Figure 1: Daily mean water non-conservation in the IFS, computed as the difference between evaporation and precipitation, subtracted from the time derivative of total column water, as a fraction of precipitation. Results are shown as a function of lead time for NextGEMS Cycle 1 and Cycle 1.2 simulations, with and without deep convection parameterisation, at 9 km and 4 km, started on January 20, 2020.

The water non-conservation of the IFS had been known for a long time, given that the departure point interpolation of the Semi-Lagrangian advection scheme used in the IFS is non-conserving. However, while this issue was acknowledged to be detrimental for the accuracy of climate integrations (Roberts et al., 2018), so far it was thought that it does not affect the quality of numerical weather forecasts which span timescales ranging from a few hours to seasons ahead. Further analysis after the hackathon by the modelling teams at ECMWF has shown that about 50% of this artificial atmospheric water source is created as water vapour. The additional water vapour not only affects the radiation energy budget of the atmosphere, but can also cause energy non-conservation when heat is released through condensation. The other 50% of water is created as cloud liquid, cloud ice, rain or snow. The artificial source of water is related to higher-order interpolation in the semi-Lagrangian advection scheme, causing spurious extrema. For the moist species, spurious minima can result in negative values, which are clipped, leaving the spurious maxima to increase condensate mass.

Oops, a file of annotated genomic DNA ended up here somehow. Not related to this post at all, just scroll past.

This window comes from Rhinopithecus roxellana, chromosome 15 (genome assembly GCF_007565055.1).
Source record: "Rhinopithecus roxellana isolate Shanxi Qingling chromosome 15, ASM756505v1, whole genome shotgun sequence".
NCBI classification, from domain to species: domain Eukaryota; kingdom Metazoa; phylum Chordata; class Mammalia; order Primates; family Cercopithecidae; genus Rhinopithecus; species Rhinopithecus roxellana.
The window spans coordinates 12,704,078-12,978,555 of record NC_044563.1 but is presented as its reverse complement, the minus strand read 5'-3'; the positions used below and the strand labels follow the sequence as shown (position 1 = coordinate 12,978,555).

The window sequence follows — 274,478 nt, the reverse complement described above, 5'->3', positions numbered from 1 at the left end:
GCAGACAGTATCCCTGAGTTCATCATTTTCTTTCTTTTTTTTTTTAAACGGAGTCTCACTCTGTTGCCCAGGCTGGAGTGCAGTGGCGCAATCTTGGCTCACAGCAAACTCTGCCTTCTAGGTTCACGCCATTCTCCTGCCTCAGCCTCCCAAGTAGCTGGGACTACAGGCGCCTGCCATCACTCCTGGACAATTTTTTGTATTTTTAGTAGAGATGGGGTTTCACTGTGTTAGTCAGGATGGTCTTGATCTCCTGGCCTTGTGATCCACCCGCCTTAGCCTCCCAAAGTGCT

To address the problem of water non-conservation in the IFS, three adjustments were required: a small bug fix in the IFS code, a switch from cubic to linear horizontal interpolation  in the advection scheme for cloud liquid, cloud ice, rain and snow, and most importantly, the activation of a global tracer mass fixer for all moist species, including water vapour. Activating tracer mass fixers increases the computational cost of running a simulation, but we succeeded to find an accurate yet cost-effective setup that uses a Finite Differences approach rather than a Finite Elements approach to calculate the vertical integrals for the tracer mass fixers. Note that tracer mass fixers assure global mass conservation, so locally tracer non-conservation is still possible but is expected to have been significantly reduced. Figure 1 shows that with these three model changes, global water non-conservation is essentially eliminated (less than 0.1%) in our new nextGEMS simulations (labelled Cycle1.2), while the global energy budget imbalance has reduced to less than 1 W m-2 (not shown).